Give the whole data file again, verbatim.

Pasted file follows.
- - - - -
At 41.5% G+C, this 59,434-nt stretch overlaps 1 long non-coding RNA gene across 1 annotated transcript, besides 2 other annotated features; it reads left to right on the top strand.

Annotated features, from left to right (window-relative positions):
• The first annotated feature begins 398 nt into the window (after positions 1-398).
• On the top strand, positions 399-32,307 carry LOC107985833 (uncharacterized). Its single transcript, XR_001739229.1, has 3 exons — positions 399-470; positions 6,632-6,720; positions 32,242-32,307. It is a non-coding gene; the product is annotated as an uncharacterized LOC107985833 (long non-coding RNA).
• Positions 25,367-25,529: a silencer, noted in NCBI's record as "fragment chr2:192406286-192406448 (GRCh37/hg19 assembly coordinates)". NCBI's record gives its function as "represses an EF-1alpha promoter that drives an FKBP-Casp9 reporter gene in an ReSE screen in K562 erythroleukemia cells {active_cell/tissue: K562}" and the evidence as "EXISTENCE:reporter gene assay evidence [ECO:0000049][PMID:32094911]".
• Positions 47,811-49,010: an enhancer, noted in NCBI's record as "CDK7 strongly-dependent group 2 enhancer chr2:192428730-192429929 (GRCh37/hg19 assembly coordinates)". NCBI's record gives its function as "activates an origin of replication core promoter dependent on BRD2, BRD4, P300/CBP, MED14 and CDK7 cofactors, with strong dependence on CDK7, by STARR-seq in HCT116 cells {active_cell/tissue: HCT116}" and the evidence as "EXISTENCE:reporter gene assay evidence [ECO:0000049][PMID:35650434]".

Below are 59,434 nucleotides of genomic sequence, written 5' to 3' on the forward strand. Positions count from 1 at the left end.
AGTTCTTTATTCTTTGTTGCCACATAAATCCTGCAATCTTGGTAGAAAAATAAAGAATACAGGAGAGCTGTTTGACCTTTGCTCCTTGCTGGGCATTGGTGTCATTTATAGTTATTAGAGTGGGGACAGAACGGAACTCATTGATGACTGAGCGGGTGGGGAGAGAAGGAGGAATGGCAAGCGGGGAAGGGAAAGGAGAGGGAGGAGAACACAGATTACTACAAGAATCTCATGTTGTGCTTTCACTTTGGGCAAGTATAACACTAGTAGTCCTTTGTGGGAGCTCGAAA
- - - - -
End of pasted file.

At 41.5% G+C, this 59,434-nt stretch overlaps 1 long non-coding RNA gene across 1 annotated transcript, besides 2 other annotated features; it reads left to right on the top strand.

Annotated features, from left to right (window-relative positions):
• The first annotated feature begins 398 nt into the window (after positions 1-398).
• On the top strand, positions 399-32,307 carry LOC107985833 (uncharacterized). Its single transcript, XR_001739229.1, has 3 exons — positions 399-470; positions 6,632-6,720; positions 32,242-32,307. It is a non-coding gene; the product is annotated as an uncharacterized LOC107985833 (long non-coding RNA).
• Positions 25,367-25,529: a silencer, noted in NCBI's record as "fragment chr2:192406286-192406448 (GRCh37/hg19 assembly coordinates)". NCBI's record gives its function as "represses an EF-1alpha promoter that drives an FKBP-Casp9 reporter gene in an ReSE screen in K562 erythroleukemia cells {active_cell/tissue: K562}" and the evidence as "EXISTENCE:reporter gene assay evidence [ECO:0000049][PMID:32094911]".
• Positions 47,811-49,010: an enhancer, noted in NCBI's record as "CDK7 strongly-dependent group 2 enhancer chr2:192428730-192429929 (GRCh37/hg19 assembly coordinates)". NCBI's record gives its function as "activates an origin of replication core promoter dependent on BRD2, BRD4, P300/CBP, MED14 and CDK7 cofactors, with strong dependence on CDK7, by STARR-seq in HCT116 cells {active_cell/tissue: HCT116}" and the evidence as "EXISTENCE:reporter gene assay evidence [ECO:0000049][PMID:35650434]".

Below are 59,434 nucleotides of genomic sequence, written 5' to 3' on the forward strand. Positions count from 1 at the left end.
AGTTCTTTATTCTTTGTTGCCACATAAATCCTGCAATCTTGGTAGAAAAATAAAGAATACAGGAGAGCTGTTTGACCTTTGCTCCTTGCTGGGCATTGGTGTCATTTATAGTTATTAGAGTGGGGACAGAACGGAACTCATTGATGACTGAGCGGGTGGGGAGAGAAGGAGGAATGGCAAGCGGGGAAGGGAAAGGAGAGGGAGGAGAACACAGATTACTACAAGAATCTCATGTTGTGCTTTCACTTTGGGCAAGTATAACACTAGTAGTCCTTTGTGGGAGCTCGAAA